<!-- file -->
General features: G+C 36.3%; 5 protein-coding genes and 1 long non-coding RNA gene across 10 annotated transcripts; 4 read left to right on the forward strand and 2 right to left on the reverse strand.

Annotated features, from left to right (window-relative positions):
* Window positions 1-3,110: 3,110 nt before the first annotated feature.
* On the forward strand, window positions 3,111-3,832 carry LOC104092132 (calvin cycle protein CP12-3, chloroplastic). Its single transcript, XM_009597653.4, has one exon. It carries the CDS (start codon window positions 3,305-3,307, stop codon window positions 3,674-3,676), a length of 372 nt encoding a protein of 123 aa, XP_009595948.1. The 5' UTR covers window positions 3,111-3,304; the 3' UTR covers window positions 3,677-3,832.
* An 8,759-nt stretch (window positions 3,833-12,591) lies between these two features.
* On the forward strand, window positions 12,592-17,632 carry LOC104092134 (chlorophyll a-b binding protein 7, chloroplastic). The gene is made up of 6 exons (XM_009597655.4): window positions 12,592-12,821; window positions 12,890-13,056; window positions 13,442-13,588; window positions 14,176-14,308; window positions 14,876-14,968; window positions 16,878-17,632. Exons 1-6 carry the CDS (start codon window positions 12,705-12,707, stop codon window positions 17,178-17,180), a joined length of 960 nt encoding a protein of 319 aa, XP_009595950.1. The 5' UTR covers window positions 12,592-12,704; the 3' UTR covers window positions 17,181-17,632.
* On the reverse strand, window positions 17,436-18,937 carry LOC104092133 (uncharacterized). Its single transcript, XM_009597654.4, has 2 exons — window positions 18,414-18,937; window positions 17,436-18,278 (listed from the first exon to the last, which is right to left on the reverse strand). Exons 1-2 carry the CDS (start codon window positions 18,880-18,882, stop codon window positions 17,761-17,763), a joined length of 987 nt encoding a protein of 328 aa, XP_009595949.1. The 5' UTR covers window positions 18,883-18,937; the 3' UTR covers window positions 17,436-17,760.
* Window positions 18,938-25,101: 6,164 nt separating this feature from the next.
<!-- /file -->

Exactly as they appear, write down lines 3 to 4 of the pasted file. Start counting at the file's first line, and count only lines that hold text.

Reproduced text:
* Window positions 1-3,110: 3,110 nt before the first annotated feature.
* On the forward strand, window positions 3,111-3,832 carry LOC104092132 (calvin cycle protein CP12-3, chloroplastic). Its single transcript, XM_009597653.4, has one exon. It carries the CDS (start codon window positions 3,305-3,307, stop codon window positions 3,674-3,676), a length of 372 nt encoding a protein of 123 aa, XP_009595948.1. The 5' UTR covers window positions 3,111-3,304; the 3' UTR covers window positions 3,677-3,832.